OP-ED | Skyrocketing Salaries For Health Insurance CEOs
by Wendell Potter | Jun 11, 2014 10:55am
(10) Comments | Commenting has expired
Posted to: Corporate Watch, Health Care, Opinion, Health Care Opinion, Reprinted with permission from the Center for Public Integrity
If They’re Making Millions, Should The Rest Of Us Have To Pay Higher Premiums?
If health insurance companies announce big premium increases on policies for 2015, I hope regulators, lawmakers and the media will look closely at whether they are justified, especially in light of recent disclosures of better-than-expected profits in 2013, rosy outlooks for the rest of this year, and soaring CEO compensation.
Almost all of the publicly traded health insurers reported big increases in revenue and profits last year. The big winners have been the top executives of those companies, led by Mark Bertolini, CEO of Aetna, the nation’s third largest health insurer. Bertolini’s total compensation of $30.7 million in 2013 was 131 percent higher than in 2012.
If the stock prices of these firms keep growing at the current pace, Bertolini and his peers can expect to be rewarded even more handsomely this year, especially if they can hike premiums high enough to satisfy shareholders.
According to Health Plan Week, a trade publication, the CEOs of the 11 largest for-profit companies were rewarded with compensation packages last year totaling more than $125 million.
Over the past several weeks, several of them have told shareholders and Wall Street financial analysts that their companies likely will have higher profits at the end of this year than they expected, despite having to pay more medical claims as a result of the new Obamacare customers they picked up.
Those announcements have been music to the ears of shareholders, who are considerably wealthier today than they were this time last year.
Of those 11 companies (Aetna, Centene, Cigna, Health Net, Humana, Molina, Triple-S Management Corp., UnitedHealth Group, Universal American, Wellcare, and WellPoint) nine saw their stocks close near 52-week highs this past Friday.
The biggest gainer has been Humana, one of the largest operators of Medicare Advantage plans, whose share price has increased more than 53 percent over the past year.
The increases have been equally impressive at most of the other big companies. Aetna’s share price is up 31 percent, Cigna’s 32 percent. United’s is up 28 percent. And WellPoint’s is up 39 percent.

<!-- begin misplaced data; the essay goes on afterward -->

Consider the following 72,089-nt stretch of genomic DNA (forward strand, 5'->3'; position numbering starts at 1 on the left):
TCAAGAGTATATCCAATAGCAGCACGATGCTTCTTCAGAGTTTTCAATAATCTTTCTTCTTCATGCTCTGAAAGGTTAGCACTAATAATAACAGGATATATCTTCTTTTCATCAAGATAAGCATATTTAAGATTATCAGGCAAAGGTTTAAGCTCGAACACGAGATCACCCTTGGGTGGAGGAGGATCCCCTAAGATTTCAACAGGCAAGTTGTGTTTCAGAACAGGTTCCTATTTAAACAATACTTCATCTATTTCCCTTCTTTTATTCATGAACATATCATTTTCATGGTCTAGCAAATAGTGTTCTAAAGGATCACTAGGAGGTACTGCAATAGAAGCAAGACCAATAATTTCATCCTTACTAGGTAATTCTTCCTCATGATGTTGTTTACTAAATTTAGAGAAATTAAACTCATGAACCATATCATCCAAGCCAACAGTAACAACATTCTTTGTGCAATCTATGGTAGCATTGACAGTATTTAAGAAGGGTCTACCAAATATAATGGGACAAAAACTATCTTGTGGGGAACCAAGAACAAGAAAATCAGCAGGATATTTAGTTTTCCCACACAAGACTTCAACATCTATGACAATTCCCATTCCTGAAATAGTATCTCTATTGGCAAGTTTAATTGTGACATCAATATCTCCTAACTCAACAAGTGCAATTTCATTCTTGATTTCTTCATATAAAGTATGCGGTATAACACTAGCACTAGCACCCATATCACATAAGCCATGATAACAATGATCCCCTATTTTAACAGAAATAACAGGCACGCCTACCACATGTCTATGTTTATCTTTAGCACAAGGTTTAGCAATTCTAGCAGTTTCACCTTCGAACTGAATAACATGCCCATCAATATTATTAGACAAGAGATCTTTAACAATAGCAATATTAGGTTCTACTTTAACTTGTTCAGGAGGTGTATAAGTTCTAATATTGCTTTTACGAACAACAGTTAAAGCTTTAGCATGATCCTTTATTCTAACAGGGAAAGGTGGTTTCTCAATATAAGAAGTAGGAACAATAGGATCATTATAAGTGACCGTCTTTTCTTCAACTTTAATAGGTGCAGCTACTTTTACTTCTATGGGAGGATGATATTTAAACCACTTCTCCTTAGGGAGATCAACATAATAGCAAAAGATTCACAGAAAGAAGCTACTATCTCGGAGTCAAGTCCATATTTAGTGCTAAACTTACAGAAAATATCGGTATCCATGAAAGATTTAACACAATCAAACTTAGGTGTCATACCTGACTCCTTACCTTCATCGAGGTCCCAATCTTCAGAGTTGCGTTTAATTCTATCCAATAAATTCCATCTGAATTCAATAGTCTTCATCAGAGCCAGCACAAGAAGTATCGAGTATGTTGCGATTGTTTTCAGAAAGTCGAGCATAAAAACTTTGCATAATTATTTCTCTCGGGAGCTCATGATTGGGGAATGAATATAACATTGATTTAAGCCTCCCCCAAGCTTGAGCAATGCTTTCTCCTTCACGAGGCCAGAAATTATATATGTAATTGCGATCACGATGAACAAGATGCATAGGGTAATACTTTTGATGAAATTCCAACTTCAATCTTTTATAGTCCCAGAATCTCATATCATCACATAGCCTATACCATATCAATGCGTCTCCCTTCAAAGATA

But it is the CEO compensation that has been the most eye-popping, especially at two of the publicly traded companies that specialize in managing Medicaid enrollees in several states: Centene and Molina.
Centene’s CEO Micheal Neidorff saw his compensation increase 71 percent last year, from $8.5 million to $14.5 million. Even more impressive was the 140 percent raise Molina’s J. Mario Molina got. His compensation jumped from $4.95 million in 2012 to $11.9 million in 2013.
All of those totals were disclosed in the proxy statements those companies filed with the Securities and Exchange Commission earlier this spring.
When I handled financial communications for Cigna, the day I dreaded most every year was the day we filed the company’s proxy. That’s because I knew I would get calls from reporters wanting to know how we could justify paying the CEO so much when most other employees were lucky to get 3 percent raises.
I always had talking points drafted with plenty of help from the company’s lawyers and HR executives. They didn’t vary much from year to year. Basically, all I said was, hey, this is a very big company, the CEO has a very big job and his pay is in line with what other firms of similar size pay their top guys.
I made frequent use of those talking points the first couple years. But toward the end of my 15 years at the company, I would rarely get more than one or two calls. By 2008, the year I left, the phone didn’t ring at all, at least not from the media. Fewer and fewer reporters even bothered to look at the proxy statements.
Chances are you are learning for the first time right now just how much the CEOs of big health insurance companies make. Unless you subscribe to Health Plan Week, it’s not likely you will stumble across their salaries. Nor it is likely that many members of Congress have subscriptions to Health Plan Week. That’s a shame, because they probably haven’t seen this quote, attributed to Paul Dorf, managing director of Compensation Resources Inc., from the May 19 edition, in reaction to insurers’ increasingly stratospheric CEO pay:
“I think what is going to happen is that the government is going to be stepping in. I really foresee it. As this stuff becomes public and more of the media recite these numbers, I think people are going to go to their legislators . . . This is crazy.”
I agree. But I’m not holding my breath waiting for the media to recite those numbers. Or for Congress to pay any attention to the outsized paychecks those CEOs are demanding — and getting — even though by law we now have to buy coverage from those companies.